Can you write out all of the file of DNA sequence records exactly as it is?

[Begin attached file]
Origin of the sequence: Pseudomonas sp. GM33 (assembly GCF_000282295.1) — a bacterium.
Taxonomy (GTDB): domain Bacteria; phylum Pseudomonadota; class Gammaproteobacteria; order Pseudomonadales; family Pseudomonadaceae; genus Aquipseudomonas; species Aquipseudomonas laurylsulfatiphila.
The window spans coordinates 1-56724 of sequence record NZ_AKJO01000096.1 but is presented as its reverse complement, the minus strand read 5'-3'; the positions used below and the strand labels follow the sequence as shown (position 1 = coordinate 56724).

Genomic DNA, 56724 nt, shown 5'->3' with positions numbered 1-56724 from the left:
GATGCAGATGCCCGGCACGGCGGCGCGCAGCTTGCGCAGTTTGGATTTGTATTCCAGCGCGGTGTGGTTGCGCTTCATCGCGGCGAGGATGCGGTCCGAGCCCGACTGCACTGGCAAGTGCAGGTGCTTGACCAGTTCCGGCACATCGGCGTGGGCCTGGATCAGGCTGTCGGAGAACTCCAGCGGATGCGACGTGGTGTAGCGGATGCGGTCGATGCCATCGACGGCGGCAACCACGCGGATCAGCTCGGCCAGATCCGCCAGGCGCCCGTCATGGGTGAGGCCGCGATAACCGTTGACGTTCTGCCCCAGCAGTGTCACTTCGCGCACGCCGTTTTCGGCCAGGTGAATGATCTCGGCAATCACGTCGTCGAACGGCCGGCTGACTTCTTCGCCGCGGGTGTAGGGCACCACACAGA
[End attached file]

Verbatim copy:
Origin of the sequence: Pseudomonas sp. GM33 (assembly GCF_000282295.1) — a bacterium.
Taxonomy (GTDB): domain Bacteria; phylum Pseudomonadota; class Gammaproteobacteria; order Pseudomonadales; family Pseudomonadaceae; genus Aquipseudomonas; species Aquipseudomonas laurylsulfatiphila.
The window spans coordinates 1-56724 of sequence record NZ_AKJO01000096.1 but is presented as its reverse complement, the minus strand read 5'-3'; the positions used below and the strand labels follow the sequence as shown (position 1 = coordinate 56724).

Genomic DNA, 56724 nt, shown 5'->3' with positions numbered 1-56724 from the left:
GATGCAGATGCCCGGCACGGCGGCGCGCAGCTTGCGCAGTTTGGATTTGTATTCCAGCGCGGTGTGGTTGCGCTTCATCGCGGCGAGGATGCGGTCCGAGCCCGACTGCACTGGCAAGTGCAGGTGCTTGACCAGTTCCGGCACATCGGCGTGGGCCTGGATCAGGCTGTCGGAGAACTCCAGCGGATGCGACGTGGTGTAGCGGATGCGGTCGATGCCATCGACGGCGGCAACCACGCGGATCAGCTCGGCCAGATCCGCCAGGCGCCCGTCATGGGTGAGGCCGCGATAACCGTTGACGTTCTGCCCCAGCAGTGTCACTTCGCGCACGCCGTTTTCGGCCAGGTGAATGATCTCGGCAATCACGTCGTCGAACGGCCGGCTGACTTCTTCGCCGCGGGTGTAGGGCACCACACAGA